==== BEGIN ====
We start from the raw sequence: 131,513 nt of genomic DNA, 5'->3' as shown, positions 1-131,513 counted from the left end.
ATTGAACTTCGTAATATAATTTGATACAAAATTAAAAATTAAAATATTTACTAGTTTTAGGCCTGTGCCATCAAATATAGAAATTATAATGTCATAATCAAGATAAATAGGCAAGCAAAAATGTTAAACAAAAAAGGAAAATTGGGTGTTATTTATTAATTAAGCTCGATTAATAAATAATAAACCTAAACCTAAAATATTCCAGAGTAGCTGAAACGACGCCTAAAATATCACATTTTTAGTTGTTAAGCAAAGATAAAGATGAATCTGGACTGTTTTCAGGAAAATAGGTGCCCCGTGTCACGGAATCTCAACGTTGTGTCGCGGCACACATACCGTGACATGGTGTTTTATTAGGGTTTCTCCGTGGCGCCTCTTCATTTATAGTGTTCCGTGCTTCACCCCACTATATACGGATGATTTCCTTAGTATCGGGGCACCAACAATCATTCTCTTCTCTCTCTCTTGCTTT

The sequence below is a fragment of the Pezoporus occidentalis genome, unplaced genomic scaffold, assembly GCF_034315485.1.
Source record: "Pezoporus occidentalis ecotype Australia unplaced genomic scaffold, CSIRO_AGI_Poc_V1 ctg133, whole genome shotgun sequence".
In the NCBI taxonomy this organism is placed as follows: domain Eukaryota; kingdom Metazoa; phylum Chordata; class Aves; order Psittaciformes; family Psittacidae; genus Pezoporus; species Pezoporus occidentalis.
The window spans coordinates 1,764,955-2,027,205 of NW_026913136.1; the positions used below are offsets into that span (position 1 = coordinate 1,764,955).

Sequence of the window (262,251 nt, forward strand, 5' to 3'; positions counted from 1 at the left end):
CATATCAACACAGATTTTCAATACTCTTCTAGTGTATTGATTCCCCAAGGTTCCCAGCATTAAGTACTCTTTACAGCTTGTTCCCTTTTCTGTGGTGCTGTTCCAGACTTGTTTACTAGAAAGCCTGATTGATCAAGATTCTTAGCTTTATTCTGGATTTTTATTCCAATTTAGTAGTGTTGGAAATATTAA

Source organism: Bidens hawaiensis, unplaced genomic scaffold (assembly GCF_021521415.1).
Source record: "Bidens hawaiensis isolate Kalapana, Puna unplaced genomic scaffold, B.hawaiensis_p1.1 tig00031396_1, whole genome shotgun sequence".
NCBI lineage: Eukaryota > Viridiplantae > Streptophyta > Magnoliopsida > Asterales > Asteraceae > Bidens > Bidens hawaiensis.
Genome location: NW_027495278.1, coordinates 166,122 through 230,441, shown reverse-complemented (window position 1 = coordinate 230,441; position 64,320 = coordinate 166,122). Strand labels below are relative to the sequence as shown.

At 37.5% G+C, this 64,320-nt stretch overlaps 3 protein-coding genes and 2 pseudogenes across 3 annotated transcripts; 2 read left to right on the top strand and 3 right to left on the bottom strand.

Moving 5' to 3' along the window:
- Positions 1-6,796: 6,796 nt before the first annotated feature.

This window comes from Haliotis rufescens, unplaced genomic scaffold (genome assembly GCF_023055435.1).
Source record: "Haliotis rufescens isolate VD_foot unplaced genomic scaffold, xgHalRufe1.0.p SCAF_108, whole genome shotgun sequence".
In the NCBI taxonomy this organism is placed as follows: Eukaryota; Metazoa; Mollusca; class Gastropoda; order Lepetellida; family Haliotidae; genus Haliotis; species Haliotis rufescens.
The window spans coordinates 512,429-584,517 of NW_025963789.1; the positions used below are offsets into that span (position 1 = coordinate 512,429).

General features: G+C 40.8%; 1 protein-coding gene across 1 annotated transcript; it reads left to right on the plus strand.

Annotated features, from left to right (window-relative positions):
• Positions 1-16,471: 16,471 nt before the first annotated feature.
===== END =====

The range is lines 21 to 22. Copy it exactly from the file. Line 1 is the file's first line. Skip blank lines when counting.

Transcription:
Annotated features, from left to right (window-relative positions):
• Positions 1-16,471: 16,471 nt before the first annotated feature.